Sen. James Inhofe late Wednesday pushed back against the Obama administration's plan to pursue a new strategy to cut methane releases from oil and gas drilling and processing, the latest indication of concerns by industry and its backers with the prospect of direct regulation by the Environmental Protection Agency.
In a letter to EPA Administrator Gina McCarthy and the White House, Inhofe, R-Okla., said the agency "lacks a fundamental understanding of the industry’s practices and inner workings" as shown in the five white papers on methane sources and potential solutions that it issued earlier this year for peer review and public comment.
Costco will pay $335,000 in civil penalties and spend nearly $2 million over the next three years to cut releases of ozone-depleting refrigerant chemicals at 274 stores nationwide, under a settlement of alleged Clean Air Act violations, the Environmental Protection Agency said Wednesday.
The head of EPA's enforcement office, Cynthia Giles, said the popular warehouse chain failed from 2004 to 2007 to repair leaks of the hydroflurocarbon refrigerant R-22, and did not keep repair records for its refrigerators during that time, as required under the law.
WASHINGTON (AP) — The Environmental Protection Agency's staff has concluded that the government needs to tighten smog rules by somewhere between 7 and 20 percent.
In its final recommendation in a 597-page report, the agency staff agrees with EPA's outside scientific advisers that the 6-year-old standard for how much smog is allowed needs to be stricter, saying it will save a significant number of lives and cut hospital visits. An earlier version of the report came to a similar conclusion.
TOLEDO, Ohio (AP) — A city official who was in charge of Toledo's water treatment plant has resigned just three weeks after toxins contaminated the water supply for about 400,000 people.
Toledo's mayor said he asked for David Leffler's resignation because he no longer had confidence in him.
Leffler was on vacation during the water emergency in early August, but Toledo Mayor D. Michael Collins told the Blade newspaper that the do-not-drink advisory would have been issued even if Leffler had returned to the city.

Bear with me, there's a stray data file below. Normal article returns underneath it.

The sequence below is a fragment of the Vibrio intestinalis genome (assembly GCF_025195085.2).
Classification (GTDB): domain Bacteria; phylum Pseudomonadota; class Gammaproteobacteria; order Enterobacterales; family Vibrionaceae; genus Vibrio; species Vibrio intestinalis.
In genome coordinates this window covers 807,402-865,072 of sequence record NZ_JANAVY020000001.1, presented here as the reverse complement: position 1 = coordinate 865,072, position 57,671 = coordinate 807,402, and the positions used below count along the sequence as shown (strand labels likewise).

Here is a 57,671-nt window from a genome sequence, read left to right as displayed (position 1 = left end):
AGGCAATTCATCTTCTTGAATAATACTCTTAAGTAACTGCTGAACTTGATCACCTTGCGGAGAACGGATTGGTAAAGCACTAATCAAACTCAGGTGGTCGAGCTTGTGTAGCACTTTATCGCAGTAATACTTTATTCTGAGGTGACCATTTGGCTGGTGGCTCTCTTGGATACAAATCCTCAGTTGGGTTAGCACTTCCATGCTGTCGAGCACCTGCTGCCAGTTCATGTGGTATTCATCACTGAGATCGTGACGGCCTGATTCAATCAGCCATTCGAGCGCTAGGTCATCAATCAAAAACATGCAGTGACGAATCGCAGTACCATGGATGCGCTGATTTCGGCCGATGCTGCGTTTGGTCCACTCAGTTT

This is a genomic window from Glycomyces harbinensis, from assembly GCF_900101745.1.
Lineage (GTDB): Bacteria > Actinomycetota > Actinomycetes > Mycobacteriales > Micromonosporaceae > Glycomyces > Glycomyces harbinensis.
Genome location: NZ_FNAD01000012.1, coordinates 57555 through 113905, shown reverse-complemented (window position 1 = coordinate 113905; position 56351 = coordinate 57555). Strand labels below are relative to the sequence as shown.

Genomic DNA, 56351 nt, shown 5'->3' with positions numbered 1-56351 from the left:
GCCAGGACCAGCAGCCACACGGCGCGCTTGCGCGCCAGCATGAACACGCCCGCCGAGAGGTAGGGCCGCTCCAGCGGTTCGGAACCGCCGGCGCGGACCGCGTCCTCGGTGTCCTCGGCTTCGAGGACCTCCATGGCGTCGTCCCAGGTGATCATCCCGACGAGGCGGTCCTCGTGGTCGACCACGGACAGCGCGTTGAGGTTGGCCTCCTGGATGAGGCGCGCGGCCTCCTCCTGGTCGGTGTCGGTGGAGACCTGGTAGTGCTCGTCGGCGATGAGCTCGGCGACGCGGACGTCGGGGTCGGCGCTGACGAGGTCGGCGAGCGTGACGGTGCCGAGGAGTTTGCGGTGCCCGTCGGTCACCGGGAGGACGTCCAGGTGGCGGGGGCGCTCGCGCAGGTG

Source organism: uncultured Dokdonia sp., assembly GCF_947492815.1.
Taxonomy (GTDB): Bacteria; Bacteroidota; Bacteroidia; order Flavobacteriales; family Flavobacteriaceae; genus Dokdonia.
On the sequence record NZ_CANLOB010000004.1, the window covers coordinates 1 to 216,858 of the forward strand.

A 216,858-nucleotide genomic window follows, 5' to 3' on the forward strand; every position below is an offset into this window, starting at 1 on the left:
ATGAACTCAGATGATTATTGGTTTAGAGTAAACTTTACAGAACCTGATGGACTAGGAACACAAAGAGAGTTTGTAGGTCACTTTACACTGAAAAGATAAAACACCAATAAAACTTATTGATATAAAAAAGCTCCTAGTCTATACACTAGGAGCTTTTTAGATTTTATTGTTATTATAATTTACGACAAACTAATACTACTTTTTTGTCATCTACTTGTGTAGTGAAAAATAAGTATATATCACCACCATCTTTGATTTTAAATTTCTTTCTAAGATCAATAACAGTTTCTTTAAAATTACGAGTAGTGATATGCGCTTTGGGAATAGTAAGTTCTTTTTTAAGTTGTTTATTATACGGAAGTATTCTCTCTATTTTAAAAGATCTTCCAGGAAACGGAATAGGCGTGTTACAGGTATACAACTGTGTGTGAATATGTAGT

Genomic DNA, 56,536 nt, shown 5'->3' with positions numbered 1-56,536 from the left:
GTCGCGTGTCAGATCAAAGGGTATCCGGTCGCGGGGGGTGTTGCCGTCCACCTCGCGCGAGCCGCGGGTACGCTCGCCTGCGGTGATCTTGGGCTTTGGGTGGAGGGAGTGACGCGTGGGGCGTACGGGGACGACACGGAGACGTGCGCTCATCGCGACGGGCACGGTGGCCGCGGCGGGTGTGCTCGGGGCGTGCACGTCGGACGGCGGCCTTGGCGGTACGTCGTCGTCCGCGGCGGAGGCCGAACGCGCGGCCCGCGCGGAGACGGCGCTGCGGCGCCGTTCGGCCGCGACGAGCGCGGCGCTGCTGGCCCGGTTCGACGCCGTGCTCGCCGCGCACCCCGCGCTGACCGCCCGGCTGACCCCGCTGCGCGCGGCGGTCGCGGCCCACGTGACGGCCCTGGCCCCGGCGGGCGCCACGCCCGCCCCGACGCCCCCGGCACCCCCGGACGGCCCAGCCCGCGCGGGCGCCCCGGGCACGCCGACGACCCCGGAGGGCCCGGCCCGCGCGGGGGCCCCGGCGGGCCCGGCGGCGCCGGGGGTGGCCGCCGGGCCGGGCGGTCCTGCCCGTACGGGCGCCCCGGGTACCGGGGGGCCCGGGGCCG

Any Environmental Protection Agency move to tighten ozone rules would put a “brake” on the economy without offering positive health benefits, Sen. David Vitter, R-La., said on KPLC Friday, the day he and Louisiana GOP Reps. Bill Cassidy and Charles Boustany hosted a hearing on the issue, The Hill reports.
Texas led the nation in energy-related carbon emissions in 2011, according to new data from the Energy Department, but was also the leader among dozens of states where emissions fell since 2000.
In an annual Energy Information Administration report on state emissions from all sources of energy used, released last week, Texas in 2011 accounted for 655.5 million metric tons of carbon. It easily outpaced second-ranking California, at 345.8 million metric tons.
Although Environmental Protection Agency Administrator Gina McCarthy hasn’t yet moved to lower limits on ozone levels following a recommendation from EPA's scientific advisers to do so, the National Association of Manufacturers is ramping up its campaign against the prospect with ads in the election battleground states of Kentucky, North Carolina and Colorado criticizing what it calls “unrealistic new ozone regulations,” The Hill reports.
The Environmental Protection Agency on Thursday said its latest status report on urban air pollution finds significant reductions in benzene, mercury and lead, among other toxics, but that additional reductions are needed, especially in low-income and minority communities.